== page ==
A princess cake (prinsesstårta in Swedish) is a traditional Swedish layer cake or torte consisting of alternating layers of airy sponge cake, pastry cream, and a thick-domed layer of whipped cream. This is topped by marzipan, giving the cake a smooth rounded top. The marzipan overlay is usually green, sprinkled with powdered sugar, and often decorated with a pink marzipan rose.

18. Crayfish parties (kräftskivor)

Crayfish parties (kräftskivor)
Crayfish parties (kräftskivor)

Crayfish parties (kräftskivor) are popular in August, when warm summer evenings are spent feasting on these red bite-sized freshwater shellfish – or saltwater shellfish (then called langoustine or, funnily enough, Norway lobster) – in gardens and on balconies all over Sweden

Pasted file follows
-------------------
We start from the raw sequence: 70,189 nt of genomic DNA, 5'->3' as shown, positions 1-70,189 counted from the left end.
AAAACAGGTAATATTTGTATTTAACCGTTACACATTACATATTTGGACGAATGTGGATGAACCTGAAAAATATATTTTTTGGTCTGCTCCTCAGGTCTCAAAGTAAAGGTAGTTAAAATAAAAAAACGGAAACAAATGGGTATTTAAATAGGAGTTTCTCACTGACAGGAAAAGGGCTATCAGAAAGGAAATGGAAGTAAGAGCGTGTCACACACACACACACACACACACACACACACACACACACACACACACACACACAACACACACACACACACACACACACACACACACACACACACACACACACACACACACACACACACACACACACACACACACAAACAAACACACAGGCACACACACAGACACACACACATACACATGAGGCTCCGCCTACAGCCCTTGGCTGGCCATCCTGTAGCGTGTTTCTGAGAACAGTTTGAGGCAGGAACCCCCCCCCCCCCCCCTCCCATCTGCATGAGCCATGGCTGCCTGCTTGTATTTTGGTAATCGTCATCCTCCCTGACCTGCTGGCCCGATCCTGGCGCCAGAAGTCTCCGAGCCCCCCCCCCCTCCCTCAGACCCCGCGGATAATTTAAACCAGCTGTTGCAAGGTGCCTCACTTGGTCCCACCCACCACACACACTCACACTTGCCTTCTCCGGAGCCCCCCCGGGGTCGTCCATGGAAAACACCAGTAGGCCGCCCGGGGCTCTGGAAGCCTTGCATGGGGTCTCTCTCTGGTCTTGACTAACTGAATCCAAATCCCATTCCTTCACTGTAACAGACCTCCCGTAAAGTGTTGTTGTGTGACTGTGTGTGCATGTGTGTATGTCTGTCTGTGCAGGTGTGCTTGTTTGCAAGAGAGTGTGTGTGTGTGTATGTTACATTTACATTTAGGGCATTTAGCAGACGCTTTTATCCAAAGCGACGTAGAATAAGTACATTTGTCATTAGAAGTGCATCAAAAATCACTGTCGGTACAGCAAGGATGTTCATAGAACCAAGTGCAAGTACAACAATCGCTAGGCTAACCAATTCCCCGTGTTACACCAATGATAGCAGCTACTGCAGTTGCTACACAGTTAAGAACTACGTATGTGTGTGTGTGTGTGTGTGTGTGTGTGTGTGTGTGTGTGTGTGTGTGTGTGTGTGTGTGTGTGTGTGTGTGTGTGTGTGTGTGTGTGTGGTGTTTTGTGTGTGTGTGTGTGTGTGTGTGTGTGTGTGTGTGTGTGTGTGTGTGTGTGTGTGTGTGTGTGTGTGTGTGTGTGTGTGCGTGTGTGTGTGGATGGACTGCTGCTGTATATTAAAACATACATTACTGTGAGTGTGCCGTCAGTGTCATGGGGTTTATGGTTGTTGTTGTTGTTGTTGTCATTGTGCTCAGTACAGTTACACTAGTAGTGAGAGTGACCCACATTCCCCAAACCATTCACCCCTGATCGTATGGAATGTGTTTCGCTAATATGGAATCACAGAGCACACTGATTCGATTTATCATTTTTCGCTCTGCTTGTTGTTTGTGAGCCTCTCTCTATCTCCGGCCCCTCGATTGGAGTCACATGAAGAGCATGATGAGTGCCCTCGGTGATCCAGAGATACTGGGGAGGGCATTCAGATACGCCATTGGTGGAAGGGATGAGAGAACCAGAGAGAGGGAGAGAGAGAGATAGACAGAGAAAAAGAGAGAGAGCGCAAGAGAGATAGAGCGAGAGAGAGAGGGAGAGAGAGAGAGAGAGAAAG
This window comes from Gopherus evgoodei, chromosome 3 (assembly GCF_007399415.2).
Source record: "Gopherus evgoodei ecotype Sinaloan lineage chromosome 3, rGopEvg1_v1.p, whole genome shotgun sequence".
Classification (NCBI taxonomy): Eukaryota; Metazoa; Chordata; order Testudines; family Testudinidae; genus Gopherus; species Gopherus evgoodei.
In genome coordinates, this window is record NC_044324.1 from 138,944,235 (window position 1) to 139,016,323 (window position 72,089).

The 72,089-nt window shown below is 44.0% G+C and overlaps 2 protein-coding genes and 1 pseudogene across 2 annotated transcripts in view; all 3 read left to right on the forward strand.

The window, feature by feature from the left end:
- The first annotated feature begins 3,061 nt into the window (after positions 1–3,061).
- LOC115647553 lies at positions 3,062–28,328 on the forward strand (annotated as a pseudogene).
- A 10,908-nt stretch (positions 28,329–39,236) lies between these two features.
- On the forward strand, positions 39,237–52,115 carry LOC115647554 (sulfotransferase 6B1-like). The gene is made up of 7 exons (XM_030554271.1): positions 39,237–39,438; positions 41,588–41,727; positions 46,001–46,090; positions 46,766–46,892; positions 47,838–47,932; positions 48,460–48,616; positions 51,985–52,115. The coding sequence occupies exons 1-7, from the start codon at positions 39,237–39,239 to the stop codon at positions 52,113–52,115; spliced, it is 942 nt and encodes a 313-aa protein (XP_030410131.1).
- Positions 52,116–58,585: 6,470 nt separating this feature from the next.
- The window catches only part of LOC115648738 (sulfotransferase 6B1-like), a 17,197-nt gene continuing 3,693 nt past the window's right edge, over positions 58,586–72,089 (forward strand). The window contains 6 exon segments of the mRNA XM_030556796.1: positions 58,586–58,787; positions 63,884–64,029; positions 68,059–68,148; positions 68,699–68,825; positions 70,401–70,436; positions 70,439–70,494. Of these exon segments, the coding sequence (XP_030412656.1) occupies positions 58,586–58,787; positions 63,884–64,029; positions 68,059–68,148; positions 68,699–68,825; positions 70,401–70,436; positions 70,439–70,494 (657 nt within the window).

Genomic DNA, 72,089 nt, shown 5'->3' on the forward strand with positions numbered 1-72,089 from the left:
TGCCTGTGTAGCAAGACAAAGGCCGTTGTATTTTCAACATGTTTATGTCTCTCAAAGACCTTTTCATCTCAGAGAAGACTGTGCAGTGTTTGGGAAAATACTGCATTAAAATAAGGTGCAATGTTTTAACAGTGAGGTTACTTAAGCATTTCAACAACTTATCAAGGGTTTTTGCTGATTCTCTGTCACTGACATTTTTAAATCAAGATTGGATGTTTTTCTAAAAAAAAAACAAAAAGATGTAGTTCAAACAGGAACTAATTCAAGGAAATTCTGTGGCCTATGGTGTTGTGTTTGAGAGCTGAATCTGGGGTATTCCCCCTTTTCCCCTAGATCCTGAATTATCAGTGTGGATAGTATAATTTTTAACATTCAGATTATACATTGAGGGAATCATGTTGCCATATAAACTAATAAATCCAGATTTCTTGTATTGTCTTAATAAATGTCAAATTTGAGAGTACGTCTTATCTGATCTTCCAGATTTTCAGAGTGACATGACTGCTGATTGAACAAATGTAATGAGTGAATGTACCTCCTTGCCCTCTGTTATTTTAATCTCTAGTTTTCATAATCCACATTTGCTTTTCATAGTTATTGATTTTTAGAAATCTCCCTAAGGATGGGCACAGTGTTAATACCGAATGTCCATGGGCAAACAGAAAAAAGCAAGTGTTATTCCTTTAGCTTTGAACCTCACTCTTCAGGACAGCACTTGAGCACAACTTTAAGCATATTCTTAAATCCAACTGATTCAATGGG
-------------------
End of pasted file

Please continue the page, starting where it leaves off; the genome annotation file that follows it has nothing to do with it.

19. Västerbotten cheese pie

Västerbotten cheese pie
Västerbotten cheese pie

The Swedish Västerbotten cheese pie (Västerbottenpaj) is the most famous and traditional Swedish savoury pie. It is almost as mandatory to eat as the crayfish at the Swedish crayfish party (kräftskiva) in August but can be eaten all year around.

20. Swedish pancakes

Swedish pancakes
Swedish pancakes

Smaller and thinner than their American counterparts, Swedish pancakes are quite tender and comparable in texture to French crepes.

21. Hasselback potatoes

Hasselbackspotatis
Hasselbackspotatis

Hasselbackspotatis is the Swedish way of roasting potatoes. Its name comes from the Hasselbacken Restaurant, now attached to a hotel in central Stockholm.

22. Stekt strömming

Stekt strömming med potatismos, persiljesmör och rårörda lingon.
Stekt strömming med potatismos, persiljesmör och rårörda lingon.

Fried herring with mashed potatoes, parsley butter, and lingonberries